Humans generally don’t like change and having to alter your exercise habits during the winter months is no exception to this. Even the most dedicated fitness enthusiasts can find exercising during winter hard going, so it’s important to not be too hard on yourself and to have a realistic plan in place for yourself.
Millions of people in Britain admit to making costly car mistakes
As winter takes hold and temperatures start to drop, a recent research by Aviva reveals the most common mistakes drivers could be making when it comes to getting behind the wheel this winter.
The research, which surveyed 2,000 Brits, reveals that more than a quarter (28%) are leaving their cars running to de-ice screens, with older generations most likely to take the risk. Over a third of those aged 75+ (41%) and those aged 65-74 (34%) leave their car on to de-ice screens, compared to 17% of 18-24 year-olds and 24% of 25-34 year-olds.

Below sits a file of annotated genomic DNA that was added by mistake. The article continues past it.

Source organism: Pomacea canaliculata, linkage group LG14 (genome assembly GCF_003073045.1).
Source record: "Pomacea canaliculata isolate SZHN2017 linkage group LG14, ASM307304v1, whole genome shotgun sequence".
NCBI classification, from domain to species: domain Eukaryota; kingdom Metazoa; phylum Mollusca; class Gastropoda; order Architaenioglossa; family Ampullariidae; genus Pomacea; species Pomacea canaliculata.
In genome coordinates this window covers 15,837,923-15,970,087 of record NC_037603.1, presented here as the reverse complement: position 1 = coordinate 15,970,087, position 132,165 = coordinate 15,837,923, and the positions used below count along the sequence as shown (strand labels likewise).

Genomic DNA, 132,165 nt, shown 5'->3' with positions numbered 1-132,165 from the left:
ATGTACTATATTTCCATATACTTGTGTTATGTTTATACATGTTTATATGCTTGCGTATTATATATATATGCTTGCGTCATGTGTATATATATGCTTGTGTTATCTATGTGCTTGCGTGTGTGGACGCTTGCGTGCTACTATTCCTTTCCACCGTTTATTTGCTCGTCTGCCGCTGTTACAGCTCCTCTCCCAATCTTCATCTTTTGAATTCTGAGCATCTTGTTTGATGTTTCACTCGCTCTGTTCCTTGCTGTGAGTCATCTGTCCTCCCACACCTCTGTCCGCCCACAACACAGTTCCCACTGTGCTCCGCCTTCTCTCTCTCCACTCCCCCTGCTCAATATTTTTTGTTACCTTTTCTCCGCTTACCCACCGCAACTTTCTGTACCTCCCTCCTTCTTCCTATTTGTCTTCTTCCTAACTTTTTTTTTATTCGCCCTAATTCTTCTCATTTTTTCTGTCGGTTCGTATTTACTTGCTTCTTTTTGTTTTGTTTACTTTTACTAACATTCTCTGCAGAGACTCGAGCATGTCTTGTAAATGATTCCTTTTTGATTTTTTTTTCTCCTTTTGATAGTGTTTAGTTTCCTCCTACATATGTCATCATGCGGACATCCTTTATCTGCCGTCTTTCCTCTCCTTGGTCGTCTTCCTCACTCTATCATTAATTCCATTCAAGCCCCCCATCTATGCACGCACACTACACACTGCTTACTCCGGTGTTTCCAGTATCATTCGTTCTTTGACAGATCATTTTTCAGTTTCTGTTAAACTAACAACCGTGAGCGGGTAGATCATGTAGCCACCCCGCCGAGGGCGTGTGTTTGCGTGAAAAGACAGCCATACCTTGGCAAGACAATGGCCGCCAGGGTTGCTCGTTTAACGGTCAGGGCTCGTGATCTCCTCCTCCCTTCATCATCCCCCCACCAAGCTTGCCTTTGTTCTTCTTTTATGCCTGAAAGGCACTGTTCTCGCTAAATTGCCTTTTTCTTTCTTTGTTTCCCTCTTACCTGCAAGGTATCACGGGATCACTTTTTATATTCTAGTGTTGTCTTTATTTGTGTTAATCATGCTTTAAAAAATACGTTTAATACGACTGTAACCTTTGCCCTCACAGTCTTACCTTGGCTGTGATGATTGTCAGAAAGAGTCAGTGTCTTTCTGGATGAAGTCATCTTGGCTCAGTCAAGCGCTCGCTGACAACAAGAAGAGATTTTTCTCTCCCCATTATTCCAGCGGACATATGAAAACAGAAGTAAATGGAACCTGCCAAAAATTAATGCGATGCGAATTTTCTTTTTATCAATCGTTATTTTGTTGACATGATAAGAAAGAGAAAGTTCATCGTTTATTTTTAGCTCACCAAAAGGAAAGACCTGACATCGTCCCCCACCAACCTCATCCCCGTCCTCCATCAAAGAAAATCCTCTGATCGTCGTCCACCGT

By doing so, Brits may be unwittingly putting themselves at risk with most car insurance policies excluding thefts of vehicles while the engine is still running. This is also an offence under Section 42 of the Road Traffic Act 1988 which states that drivers cannot leave vehicles running and unattended while on a public highway, otherwise known as ‘quitting’.
When looking at visibility, the research reveals that almost half (45%) of Brits have driven without making sure that their screens and mirrors were properly clear. By doing so, motorists could also be risking a fine under Section 229 of the Highway Code, which states that all drivers ‘must be able to see, so clear all snow and ice from all windows’.